Many people are worried about the sales of Apple’s iPhone 14. this is why

Many people are worried about the sales of Apple’s iPhone 14.  this is why

When you think of Apple, you probably think of the iPhone. Or maybe he Mac or the old ipod music player. When you think of Apple’s bank account, bursting into over $179 billion in cash and marketable securities, you probably imagine a pile of money bigger than anything you’ve ever seen in a cartoon. This week, Apple is also likely to take on a new role, as a proxy for our shaky economy.

The California tech giant is to release a financial report for its fiscal fourth quarter on Thursday, revealing details about its revenue and profit between July and September. They are not the months that cover the important Christmas shopping season, during which Apple usually records more sales than the total economic output of many countries. But it will include a couple of weeks of sales for its newly released iPhone 14newer apple watches and updated AirPods Pro also.

The report may also serve as a sign of health for the global economy. Polls show that many people are increasingly convinced that the world has entered a painful recession that can last a long time. Meanwhile, lawmakers and business leaders are scrambling to combat persistent inflation, now above 8%in the middle of russia ongoing war in Ukrainewhich has helped cause artificially higher energy prices.

The technology industry, once a bright spot in the economy, is beginning to feel the pressure. Published Google Main Alphabet Weaker-than-expected third-quarter earnings on Tuesday, fueled in part by issues such as exchange rates and reduced spending by advertisers. The father of Facebook, Meta, did not meet the expectations of Wall Street on Wednesday and gave a forecast sales and expenses which spooked investors so much that the company’s shares plunged more than 22% the next day.

Hardware manufacturers may not fare any better. Worldwide smartphone shipments are expected to fall more than 6% this year, to to 1.27 billion units, due to what market researcher IDC described as “record inflation, geopolitical tensions, and other macroeconomic challenges that have significantly reduced consumer demand.” Meanwhile, Microsoft warned on Tuesday that sales of its Windows software to power PCs would likely drop more than 30% during the holidays.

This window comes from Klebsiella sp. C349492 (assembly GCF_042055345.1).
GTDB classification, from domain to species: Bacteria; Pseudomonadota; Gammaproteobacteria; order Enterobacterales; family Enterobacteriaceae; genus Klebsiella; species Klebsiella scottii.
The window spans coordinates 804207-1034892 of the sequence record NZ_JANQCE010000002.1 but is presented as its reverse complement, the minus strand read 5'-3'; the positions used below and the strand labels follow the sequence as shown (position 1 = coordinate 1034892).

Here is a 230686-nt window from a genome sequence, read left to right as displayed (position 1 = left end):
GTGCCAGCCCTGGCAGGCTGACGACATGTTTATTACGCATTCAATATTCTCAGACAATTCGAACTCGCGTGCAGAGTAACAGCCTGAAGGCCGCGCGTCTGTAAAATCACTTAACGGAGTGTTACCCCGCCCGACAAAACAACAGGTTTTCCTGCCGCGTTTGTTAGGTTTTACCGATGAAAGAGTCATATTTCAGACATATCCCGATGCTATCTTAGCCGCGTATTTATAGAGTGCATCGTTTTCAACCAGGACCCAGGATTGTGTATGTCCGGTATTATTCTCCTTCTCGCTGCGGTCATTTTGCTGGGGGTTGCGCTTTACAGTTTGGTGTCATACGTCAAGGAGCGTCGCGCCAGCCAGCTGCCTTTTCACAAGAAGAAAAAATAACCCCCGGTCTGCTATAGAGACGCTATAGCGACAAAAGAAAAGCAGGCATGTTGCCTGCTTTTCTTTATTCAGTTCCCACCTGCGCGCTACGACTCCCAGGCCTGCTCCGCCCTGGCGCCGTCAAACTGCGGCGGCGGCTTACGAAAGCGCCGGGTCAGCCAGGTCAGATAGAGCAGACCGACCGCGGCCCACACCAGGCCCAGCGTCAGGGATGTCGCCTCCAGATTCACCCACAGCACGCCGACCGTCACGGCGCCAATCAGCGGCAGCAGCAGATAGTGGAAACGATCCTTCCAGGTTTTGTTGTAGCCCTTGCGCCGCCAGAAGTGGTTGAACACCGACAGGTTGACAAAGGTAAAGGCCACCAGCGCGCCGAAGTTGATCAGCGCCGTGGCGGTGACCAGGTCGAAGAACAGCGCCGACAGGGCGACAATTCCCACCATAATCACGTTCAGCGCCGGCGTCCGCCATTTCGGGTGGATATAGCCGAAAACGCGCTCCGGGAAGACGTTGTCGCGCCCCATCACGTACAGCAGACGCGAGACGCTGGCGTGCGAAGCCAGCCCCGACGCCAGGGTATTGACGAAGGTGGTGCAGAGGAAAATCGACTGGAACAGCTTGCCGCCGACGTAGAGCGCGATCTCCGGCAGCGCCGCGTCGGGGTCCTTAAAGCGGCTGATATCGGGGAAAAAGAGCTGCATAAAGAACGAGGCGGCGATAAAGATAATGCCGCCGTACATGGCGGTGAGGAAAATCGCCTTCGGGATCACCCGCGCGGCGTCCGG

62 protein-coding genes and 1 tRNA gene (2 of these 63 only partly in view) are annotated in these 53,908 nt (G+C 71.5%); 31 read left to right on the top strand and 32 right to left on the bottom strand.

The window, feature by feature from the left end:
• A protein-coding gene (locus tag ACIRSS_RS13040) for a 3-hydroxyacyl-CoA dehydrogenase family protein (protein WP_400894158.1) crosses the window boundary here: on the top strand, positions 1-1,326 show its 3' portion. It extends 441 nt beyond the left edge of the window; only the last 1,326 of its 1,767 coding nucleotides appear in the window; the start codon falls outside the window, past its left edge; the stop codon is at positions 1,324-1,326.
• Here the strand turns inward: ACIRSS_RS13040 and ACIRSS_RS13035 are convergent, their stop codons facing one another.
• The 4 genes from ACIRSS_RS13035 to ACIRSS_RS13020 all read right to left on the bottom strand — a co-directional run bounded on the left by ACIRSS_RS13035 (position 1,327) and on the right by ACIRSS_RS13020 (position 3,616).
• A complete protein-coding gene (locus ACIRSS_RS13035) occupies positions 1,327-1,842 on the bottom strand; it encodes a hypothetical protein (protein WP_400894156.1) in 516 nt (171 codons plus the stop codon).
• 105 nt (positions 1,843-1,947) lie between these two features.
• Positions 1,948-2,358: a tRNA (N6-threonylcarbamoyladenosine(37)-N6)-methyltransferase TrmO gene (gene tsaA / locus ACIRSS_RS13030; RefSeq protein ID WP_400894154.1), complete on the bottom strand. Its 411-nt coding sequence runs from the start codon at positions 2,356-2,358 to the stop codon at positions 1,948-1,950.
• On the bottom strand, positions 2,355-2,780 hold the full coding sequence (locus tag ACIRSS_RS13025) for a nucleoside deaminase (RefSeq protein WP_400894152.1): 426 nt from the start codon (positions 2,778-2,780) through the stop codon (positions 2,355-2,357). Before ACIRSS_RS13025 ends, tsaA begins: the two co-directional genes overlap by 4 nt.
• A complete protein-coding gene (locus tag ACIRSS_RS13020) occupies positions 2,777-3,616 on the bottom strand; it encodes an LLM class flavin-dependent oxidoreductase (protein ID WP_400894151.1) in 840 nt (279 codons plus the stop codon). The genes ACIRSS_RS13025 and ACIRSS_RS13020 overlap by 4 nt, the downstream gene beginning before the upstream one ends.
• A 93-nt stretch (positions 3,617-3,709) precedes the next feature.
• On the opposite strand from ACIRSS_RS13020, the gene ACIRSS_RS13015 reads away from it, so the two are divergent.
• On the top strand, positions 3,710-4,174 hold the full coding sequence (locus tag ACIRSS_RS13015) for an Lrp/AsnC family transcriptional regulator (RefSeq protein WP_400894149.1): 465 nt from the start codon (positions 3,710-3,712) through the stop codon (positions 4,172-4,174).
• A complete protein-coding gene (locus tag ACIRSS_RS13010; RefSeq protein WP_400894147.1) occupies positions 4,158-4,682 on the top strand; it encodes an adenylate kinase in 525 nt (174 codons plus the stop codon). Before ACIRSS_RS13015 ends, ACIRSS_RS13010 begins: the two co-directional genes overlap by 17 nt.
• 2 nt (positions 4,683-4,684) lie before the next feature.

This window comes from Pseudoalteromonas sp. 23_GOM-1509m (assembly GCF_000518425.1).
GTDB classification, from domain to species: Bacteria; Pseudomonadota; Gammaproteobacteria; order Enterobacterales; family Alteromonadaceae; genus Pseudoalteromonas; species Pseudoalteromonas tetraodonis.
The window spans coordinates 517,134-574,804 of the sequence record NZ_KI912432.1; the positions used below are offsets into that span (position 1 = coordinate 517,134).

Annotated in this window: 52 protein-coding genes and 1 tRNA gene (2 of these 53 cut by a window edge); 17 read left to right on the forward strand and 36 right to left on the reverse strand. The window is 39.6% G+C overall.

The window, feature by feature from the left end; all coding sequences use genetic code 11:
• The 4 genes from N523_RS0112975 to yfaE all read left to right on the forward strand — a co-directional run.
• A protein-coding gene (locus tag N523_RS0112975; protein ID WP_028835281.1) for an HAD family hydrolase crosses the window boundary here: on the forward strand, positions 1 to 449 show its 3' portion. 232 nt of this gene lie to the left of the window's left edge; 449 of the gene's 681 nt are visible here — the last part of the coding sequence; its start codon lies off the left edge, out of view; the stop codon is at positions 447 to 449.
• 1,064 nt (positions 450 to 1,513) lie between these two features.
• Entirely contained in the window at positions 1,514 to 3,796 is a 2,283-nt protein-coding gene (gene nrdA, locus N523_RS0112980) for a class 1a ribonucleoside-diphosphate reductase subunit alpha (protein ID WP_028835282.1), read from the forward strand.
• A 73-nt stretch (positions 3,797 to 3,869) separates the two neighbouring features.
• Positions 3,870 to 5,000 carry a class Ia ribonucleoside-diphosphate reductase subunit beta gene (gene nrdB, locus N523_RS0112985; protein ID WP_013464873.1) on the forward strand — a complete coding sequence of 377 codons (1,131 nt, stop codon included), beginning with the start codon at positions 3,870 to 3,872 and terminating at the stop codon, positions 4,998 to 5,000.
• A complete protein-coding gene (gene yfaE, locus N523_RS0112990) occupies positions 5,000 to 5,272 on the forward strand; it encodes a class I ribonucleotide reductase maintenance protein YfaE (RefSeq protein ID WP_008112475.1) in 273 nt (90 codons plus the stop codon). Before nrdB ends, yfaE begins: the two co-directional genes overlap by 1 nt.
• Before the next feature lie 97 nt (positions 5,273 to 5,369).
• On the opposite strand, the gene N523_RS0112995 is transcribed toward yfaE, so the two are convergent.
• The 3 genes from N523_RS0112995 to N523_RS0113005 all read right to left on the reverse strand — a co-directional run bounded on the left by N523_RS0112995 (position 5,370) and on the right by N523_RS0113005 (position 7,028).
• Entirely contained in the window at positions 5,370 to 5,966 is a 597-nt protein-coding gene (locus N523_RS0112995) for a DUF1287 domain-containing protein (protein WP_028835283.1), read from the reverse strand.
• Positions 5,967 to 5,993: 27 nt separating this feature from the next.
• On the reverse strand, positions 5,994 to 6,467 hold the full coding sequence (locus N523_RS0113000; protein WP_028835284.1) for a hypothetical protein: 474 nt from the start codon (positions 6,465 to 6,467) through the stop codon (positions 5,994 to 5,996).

Coins on a table marked with mathematical formulas

The unstable world economy could mean weak Christmas shopping.

Sarah Tew/CNET

Analysts on average, however, seem convinced that Apple can buck that trend. The company is expected to report $1.27 per share in earnings, 2% more than in the same period a year ago, according to an average of analysts. surveys published by Yahoo Finance. That would translate to $88.9 billion in sales, up almost 7% from a year ago.

Even then, analysts warn, the quirks of the financial calendar mix with Worrying trends in early Christmas shoppingraises more questions than answers.

“We are concerned that Apple may have been a beneficiary of Covid, amid work/learn from home and strong consumer spending, that it could reverse, particularly as consumer spending priorities change,” the analyst wrote. of Bernstein Research, Toni Sacconaghi, in a message to investors last week.

The key, he said, is what Apple will say about its iPhone 14 sales so far. “Investors should expect Apple to be bullish on the iPhone 14, but it may or may not necessarily reflect the success of the end of the cycle.”

An Apple spokesman did not respond to a request for comment ahead of the company’s earnings.

Tim Cook at Apple's iPhone 14 event

Analysts will be listening closely to what Apple CEO Tim Cook (right) has to say about how demand for the iPhone is shaping up.

James Martin/CNET

All about the iPhone

Investors and industry watchers always seem nervous about Apple’s iPhone sales. After all, that unique line of products it accounted for more than half of the company’s $365 billion in sales last year. It’s no surprise, then, that industry observers obsessively follow any possible signs of how it’s selling.

In any given week, there seems to be new news of increased or decreased demand, and change of manufacturing plans in response. This time, rumors suggest that More expensive iPhone 14 ProStarting at $999 in the US, it’s better than its cheaper cousins, the $829 iPhone 14 Y $929 iPhone 14 Plus.

“We continue to expect strong results for the iPhone despite concerns about iPhone production cuts,” Evercore ISI analyst Amit Daryanani wrote in a note Monday, adding that his team’s research and surveys indicate a strong demand.

Part of why some industry watchers are more bullish on Apple is that, as analysts at Cowen Equity Research said, more expensive “premium” smartphones haven’t seen demand drop as much as cheaper products.

Although Apple may end up being a benchmark in the ongoing debate over the health of the global economy, Morgan Stanley analysts said they don’t expect much of anything Apple says Thursday that will “assuage” any concerns about the downturn. of spending among consumers.

Apple executives will answer analyst questions about a publicly broadcast conference call shortly after publishing the company’s earnings on Thursday afternoon.

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